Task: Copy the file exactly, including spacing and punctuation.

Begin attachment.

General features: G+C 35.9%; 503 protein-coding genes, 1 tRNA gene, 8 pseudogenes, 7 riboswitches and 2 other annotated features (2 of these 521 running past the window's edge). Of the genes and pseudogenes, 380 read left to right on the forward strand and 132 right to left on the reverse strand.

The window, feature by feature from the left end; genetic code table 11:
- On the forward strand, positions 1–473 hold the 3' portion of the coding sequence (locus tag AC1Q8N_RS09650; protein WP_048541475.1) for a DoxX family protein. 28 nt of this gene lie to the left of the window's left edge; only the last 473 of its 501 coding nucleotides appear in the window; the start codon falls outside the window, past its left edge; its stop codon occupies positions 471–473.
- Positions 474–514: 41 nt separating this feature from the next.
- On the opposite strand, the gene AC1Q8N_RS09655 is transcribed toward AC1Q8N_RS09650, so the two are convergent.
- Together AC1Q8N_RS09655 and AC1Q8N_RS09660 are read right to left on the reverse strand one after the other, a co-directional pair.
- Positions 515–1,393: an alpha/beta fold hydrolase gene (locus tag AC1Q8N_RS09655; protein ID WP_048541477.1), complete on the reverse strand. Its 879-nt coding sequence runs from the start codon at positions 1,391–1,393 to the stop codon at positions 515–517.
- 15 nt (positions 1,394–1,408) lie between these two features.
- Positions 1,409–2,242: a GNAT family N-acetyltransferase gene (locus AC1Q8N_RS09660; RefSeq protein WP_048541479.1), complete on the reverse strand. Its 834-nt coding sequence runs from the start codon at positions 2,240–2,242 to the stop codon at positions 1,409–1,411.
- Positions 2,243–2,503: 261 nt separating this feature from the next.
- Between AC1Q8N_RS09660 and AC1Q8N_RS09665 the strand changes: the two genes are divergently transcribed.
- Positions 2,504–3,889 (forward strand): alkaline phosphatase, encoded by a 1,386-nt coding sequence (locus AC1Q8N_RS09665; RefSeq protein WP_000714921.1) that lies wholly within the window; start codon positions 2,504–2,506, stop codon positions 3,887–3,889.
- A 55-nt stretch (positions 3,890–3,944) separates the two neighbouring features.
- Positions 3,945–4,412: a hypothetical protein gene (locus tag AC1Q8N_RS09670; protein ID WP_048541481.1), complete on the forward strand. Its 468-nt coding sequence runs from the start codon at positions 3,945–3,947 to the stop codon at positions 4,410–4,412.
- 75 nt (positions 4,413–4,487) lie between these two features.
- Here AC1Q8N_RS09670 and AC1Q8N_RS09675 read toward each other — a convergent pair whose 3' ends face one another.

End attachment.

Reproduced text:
General features: G+C 35.9%; 503 protein-coding genes, 1 tRNA gene, 8 pseudogenes, 7 riboswitches and 2 other annotated features (2 of these 521 running past the window's edge). Of the genes and pseudogenes, 380 read left to right on the forward strand and 132 right to left on the reverse strand.

The window, feature by feature from the left end; genetic code table 11:
- On the forward strand, positions 1–473 hold the 3' portion of the coding sequence (locus tag AC1Q8N_RS09650; protein WP_048541475.1) for a DoxX family protein. 28 nt of this gene lie to the left of the window's left edge; only the last 473 of its 501 coding nucleotides appear in the window; the start codon falls outside the window, past its left edge; its stop codon occupies positions 471–473.
- Positions 474–514: 41 nt separating this feature from the next.
- On the opposite strand, the gene AC1Q8N_RS09655 is transcribed toward AC1Q8N_RS09650, so the two are convergent.
- Together AC1Q8N_RS09655 and AC1Q8N_RS09660 are read right to left on the reverse strand one after the other, a co-directional pair.
- Positions 515–1,393: an alpha/beta fold hydrolase gene (locus tag AC1Q8N_RS09655; protein ID WP_048541477.1), complete on the reverse strand. Its 879-nt coding sequence runs from the start codon at positions 1,391–1,393 to the stop codon at positions 515–517.
- 15 nt (positions 1,394–1,408) lie between these two features.
- Positions 1,409–2,242: a GNAT family N-acetyltransferase gene (locus AC1Q8N_RS09660; RefSeq protein WP_048541479.1), complete on the reverse strand. Its 834-nt coding sequence runs from the start codon at positions 2,240–2,242 to the stop codon at positions 1,409–1,411.
- Positions 2,243–2,503: 261 nt separating this feature from the next.
- Between AC1Q8N_RS09660 and AC1Q8N_RS09665 the strand changes: the two genes are divergently transcribed.
- Positions 2,504–3,889 (forward strand): alkaline phosphatase, encoded by a 1,386-nt coding sequence (locus AC1Q8N_RS09665; RefSeq protein WP_000714921.1) that lies wholly within the window; start codon positions 2,504–2,506, stop codon positions 3,887–3,889.
- A 55-nt stretch (positions 3,890–3,944) separates the two neighbouring features.
- Positions 3,945–4,412: a hypothetical protein gene (locus tag AC1Q8N_RS09670; protein ID WP_048541481.1), complete on the forward strand. Its 468-nt coding sequence runs from the start codon at positions 3,945–3,947 to the stop codon at positions 4,410–4,412.
- 75 nt (positions 4,413–4,487) lie between these two features.
- Here AC1Q8N_RS09670 and AC1Q8N_RS09675 read toward each other — a convergent pair whose 3' ends face one another.